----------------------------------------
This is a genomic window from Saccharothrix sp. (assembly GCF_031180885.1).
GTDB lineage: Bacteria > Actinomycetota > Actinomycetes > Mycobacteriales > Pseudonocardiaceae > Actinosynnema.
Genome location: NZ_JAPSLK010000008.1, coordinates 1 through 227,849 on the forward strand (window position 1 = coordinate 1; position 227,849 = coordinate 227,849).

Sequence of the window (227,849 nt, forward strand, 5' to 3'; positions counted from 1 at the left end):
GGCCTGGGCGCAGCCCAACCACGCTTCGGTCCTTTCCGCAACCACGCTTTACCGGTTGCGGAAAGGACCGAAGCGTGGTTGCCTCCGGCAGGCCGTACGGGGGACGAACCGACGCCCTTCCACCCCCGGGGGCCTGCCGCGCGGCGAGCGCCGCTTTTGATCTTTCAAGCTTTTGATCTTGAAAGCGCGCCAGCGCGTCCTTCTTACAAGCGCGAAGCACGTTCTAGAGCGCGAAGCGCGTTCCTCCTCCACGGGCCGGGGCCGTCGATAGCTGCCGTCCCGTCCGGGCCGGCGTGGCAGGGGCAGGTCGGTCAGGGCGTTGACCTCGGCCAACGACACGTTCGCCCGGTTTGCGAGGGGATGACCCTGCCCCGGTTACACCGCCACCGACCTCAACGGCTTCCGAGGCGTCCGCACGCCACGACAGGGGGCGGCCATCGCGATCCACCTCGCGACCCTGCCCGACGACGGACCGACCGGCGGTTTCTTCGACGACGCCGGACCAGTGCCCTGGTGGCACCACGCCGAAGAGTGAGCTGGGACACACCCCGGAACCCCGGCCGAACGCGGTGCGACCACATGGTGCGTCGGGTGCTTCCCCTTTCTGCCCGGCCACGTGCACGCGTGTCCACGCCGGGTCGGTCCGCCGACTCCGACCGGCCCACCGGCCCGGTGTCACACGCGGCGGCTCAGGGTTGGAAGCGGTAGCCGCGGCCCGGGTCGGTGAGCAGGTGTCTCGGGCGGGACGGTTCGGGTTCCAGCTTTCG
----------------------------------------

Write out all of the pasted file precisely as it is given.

This is a genomic window from Saccharothrix sp. (assembly GCF_031180885.1).
GTDB lineage: Bacteria > Actinomycetota > Actinomycetes > Mycobacteriales > Pseudonocardiaceae > Actinosynnema.
Genome location: NZ_JAPSLK010000008.1, coordinates 1 through 227,849 on the forward strand (window position 1 = coordinate 1; position 227,849 = coordinate 227,849).

Sequence of the window (227,849 nt, forward strand, 5' to 3'; positions counted from 1 at the left end):
GGCCTGGGCGCAGCCCAACCACGCTTCGGTCCTTTCCGCAACCACGCTTTACCGGTTGCGGAAAGGACCGAAGCGTGGTTGCCTCCGGCAGGCCGTACGGGGGACGAACCGACGCCCTTCCACCCCCGGGGGCCTGCCGCGCGGCGAGCGCCGCTTTTGATCTTTCAAGCTTTTGATCTTGAAAGCGCGCCAGCGCGTCCTTCTTACAAGCGCGAAGCACGTTCTAGAGCGCGAAGCGCGTTCCTCCTCCACGGGCCGGGGCCGTCGATAGCTGCCGTCCCGTCCGGGCCGGCGTGGCAGGGGCAGGTCGGTCAGGGCGTTGACCTCGGCCAACGACACGTTCGCCCGGTTTGCGAGGGGATGACCCTGCCCCGGTTACACCGCCACCGACCTCAACGGCTTCCGAGGCGTCCGCACGCCACGACAGGGGGCGGCCATCGCGATCCACCTCGCGACCCTGCCCGACGACGGACCGACCGGCGGTTTCTTCGACGACGCCGGACCAGTGCCCTGGTGGCACCACGCCGAAGAGTGAGCTGGGACACACCCCGGAACCCCGGCCGAACGCGGTGCGACCACATGGTGCGTCGGGTGCTTCCCCTTTCTGCCCGGCCACGTGCACGCGTGTCCACGCCGGGTCGGTCCGCCGACTCCGACCGGCCCACCGGCCCGGTGTCACACGCGGCGGCTCAGGGTTGGAAGCGGTAGCCGCGGCCCGGGTCGGTGAGCAGGTGTCTCGGGCGGGACGGTTCGGGTTCCAGCTTTCG